rosette hat decorationRosettes are flower-like decorations made from fabric or straw to trim hats. 


Rush straw

rush straw hatRush is a dark colored straw used in weaving hats and other products.  Unlike many other straws used that come from the palm family, rush is a grassy plant and very plentiful in the Northern Hemisphere.  Generally inexpensive hats are made with this straw.




weaved sinamay Sinamay is a material used in hat making, especially ladies dress hats.  The material commonly used is synthetic rather than genuine sinamay, which consists of twisting fibers of the abaca plant and silk.  The Philippines craft the material and grow the abaca palm.  Sinamay used in hat making normally has an open weave.



Snoods are nets, sometimes crocheted, designed to hold a womenís hair in the back off the neck.  As women entered the workforce during World War II, snoods mushroomed in popularity as a practical way to keep hair out of the way of work.



ladies swinger hatSwingers are a modern day term for wide brim hats usually with rounded crowns.  While the style remains popular, names for the shape change throughout millinery history.


Top hat

top hatTop hats are tall rigid menís hats with a flat crown and small upturned brim.  The hats first appeared in felt during the late 1700s as a riding hat for men.  Later silk top hats were introduced.  Top hats are still used fro formal affairs and state functions.



Toques are small hats with little or no brim.  The term has fallen out of popularity today.  The headwear can be soft or rigid with designs plain or decorated.  The chef hat is actually a toque and hats as varied as knit stocking caps and Nancy Reaganís hat for her husbandís inauguration fall in the toque classification.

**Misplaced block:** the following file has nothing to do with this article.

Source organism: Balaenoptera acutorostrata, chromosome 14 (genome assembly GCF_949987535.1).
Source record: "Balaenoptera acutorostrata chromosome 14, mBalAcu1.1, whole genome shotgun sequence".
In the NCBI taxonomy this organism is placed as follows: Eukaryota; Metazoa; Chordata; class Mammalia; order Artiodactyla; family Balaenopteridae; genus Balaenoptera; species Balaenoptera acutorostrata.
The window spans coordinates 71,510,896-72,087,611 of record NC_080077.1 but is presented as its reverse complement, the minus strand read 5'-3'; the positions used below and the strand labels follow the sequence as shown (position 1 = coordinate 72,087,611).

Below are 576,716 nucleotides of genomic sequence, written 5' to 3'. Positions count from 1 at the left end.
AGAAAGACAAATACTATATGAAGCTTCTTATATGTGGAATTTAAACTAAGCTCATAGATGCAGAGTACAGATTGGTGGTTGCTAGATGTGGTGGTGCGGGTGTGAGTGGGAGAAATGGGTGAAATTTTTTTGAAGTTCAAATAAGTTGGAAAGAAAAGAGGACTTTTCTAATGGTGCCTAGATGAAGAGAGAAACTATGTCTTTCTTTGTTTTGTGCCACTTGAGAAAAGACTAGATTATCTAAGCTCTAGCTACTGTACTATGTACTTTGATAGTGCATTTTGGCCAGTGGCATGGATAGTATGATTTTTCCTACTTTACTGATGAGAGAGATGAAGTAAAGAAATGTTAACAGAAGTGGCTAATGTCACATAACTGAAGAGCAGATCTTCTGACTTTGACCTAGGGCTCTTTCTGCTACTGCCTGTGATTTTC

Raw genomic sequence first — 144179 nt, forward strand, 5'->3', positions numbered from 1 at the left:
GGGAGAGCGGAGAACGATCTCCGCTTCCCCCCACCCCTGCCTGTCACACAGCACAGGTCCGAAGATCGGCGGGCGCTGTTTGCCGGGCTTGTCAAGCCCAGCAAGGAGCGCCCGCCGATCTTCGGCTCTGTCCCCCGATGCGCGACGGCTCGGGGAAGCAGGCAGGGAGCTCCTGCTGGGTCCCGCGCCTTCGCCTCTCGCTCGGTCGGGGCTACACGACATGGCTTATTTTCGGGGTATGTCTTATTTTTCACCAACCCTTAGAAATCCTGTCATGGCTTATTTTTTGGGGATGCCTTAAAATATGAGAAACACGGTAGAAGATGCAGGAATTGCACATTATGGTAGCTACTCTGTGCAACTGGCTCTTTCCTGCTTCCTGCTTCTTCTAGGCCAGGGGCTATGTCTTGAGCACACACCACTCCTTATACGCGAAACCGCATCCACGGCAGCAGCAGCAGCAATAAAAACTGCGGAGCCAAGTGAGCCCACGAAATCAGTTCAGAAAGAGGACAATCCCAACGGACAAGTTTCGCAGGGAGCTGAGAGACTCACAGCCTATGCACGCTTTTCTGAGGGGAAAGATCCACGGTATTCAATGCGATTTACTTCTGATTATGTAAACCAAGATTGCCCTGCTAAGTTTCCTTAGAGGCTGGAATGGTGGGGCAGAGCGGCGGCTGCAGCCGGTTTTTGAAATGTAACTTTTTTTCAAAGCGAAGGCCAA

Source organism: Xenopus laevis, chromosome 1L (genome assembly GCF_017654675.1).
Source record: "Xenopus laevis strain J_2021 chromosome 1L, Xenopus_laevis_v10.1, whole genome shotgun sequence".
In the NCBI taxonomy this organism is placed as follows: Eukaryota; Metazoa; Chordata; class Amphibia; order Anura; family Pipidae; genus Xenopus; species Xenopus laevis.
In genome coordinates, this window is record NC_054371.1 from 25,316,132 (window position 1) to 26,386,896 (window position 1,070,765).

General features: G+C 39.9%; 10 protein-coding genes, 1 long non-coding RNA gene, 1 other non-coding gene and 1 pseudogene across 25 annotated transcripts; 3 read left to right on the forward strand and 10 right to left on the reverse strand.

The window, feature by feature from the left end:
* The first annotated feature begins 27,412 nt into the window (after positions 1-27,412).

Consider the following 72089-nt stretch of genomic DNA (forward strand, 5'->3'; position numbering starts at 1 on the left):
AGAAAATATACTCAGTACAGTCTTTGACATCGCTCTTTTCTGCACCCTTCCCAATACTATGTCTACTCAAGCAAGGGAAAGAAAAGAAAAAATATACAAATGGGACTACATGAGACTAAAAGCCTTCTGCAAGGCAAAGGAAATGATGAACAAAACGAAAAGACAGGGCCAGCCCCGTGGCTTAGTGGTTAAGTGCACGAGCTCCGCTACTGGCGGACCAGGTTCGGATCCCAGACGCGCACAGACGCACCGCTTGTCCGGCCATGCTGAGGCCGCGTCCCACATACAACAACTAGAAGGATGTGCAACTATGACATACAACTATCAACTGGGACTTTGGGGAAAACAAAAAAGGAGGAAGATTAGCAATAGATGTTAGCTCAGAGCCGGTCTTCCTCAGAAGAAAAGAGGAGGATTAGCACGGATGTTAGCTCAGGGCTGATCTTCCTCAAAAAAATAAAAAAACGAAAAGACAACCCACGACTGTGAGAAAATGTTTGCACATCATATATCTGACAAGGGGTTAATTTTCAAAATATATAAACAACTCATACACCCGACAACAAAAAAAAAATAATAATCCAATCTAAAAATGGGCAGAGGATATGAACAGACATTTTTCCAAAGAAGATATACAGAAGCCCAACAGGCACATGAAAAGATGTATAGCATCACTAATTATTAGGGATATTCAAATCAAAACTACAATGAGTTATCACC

tricorn hatTricorns are three cornered hats with a low crown that were popular for men in the 1700s.  The brim folded up on three sides creating the corners.  Military versions often had a cockade on one side.



Tulle is a lacey hat trim with a honeycomb like pattern that takes it name from the city in France that specialized in knitting the fabric.  Originally introduced to hat design in the mid 1800s, today tulle is made from silk, cotton, wool, or polyester.  



Turbans are an Eastern headwear style with fabric wrapped around a cap.  The hats frequently surface as womenís fashion, showing up during the Directoire era of 1795 to 1799 and again when Napoleonís soldiers brought turbans from Egypt. Turbans returned to style several times in the 19th and 20th centuries, but today there main use is headwear to cover hair loss after medical treatment.    



widebrim hatWidebrims are another name applied to the timeless look of rounded crown ladies hat with a 3 to 5 inch straight brim that often has some sassy bounce.  The womenís headwear has experienced more name changes than style changes over the last several decades.




1,000 Hats by Norma Shephard, 2006


Hats, A History of Fashion in Headwear by Hilda Amphlett, 2003


Ladies Vintage Accessories by LaRee Johnson Bruton, 2001


Vintage Hats & Bonnets by Susan Langley, 1998


Womenís Hats of the 20th Century by Maureen Reilly & Mary Beth Dietrich, 1997

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Spring Costume Jewelry Trends 2008